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Australian coastline glows in the dark in sinister sign of climate change

The Guardian logo The Guardian 16-03-2017 Jonny Weeks
Bioluminesence on Saturday night at Preservation Bay on the North West coast of Tasmania, Australia. By Brett Chatwin: What’s wet and glows in the dark? Bioluminescence on Saturday night at Preservation Bay on the north-west coast of Tasmania, Australia. © Brett Chatwin What’s wet and glows in the dark? Bioluminescence on Saturday night at Preservation Bay on the north-west coast of Tasmania, Australia.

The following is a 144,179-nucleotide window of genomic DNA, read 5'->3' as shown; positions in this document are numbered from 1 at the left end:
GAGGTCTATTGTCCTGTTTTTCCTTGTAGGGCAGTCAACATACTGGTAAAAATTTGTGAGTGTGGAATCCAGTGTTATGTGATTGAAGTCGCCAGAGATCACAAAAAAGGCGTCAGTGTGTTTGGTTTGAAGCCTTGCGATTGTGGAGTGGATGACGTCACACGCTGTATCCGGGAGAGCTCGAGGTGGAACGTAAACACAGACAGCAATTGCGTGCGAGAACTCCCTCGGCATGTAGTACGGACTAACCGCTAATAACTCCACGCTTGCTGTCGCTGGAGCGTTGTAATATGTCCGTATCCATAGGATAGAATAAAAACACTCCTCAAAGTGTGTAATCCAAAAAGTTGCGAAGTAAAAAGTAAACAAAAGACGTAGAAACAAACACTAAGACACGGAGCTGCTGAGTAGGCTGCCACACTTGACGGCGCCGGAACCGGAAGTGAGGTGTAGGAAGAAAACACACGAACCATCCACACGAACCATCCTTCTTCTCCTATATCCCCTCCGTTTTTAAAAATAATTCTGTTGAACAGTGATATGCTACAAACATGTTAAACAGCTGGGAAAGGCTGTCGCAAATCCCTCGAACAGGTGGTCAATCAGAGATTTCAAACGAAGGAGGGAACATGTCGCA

The waters along Tasmania’s north-west coastline have taken on a bizarre, glowing appearance in recent days. Photographs taken off Preservation Bay and Rocky Cape showcase bioluminescent waters caused by a natural phenomenon known as noctiluca scintillans (AKA sea sparkle), which happens when tiny plankton turn blue in self-defence. 

The phenomenon, which is best seen in calm, warm seas, is foreboding. “The displays are a sign of climate change,” Anthony Richardson, from the CSIRO, told New Scientist after an occurrence in Tasmania in 2015.

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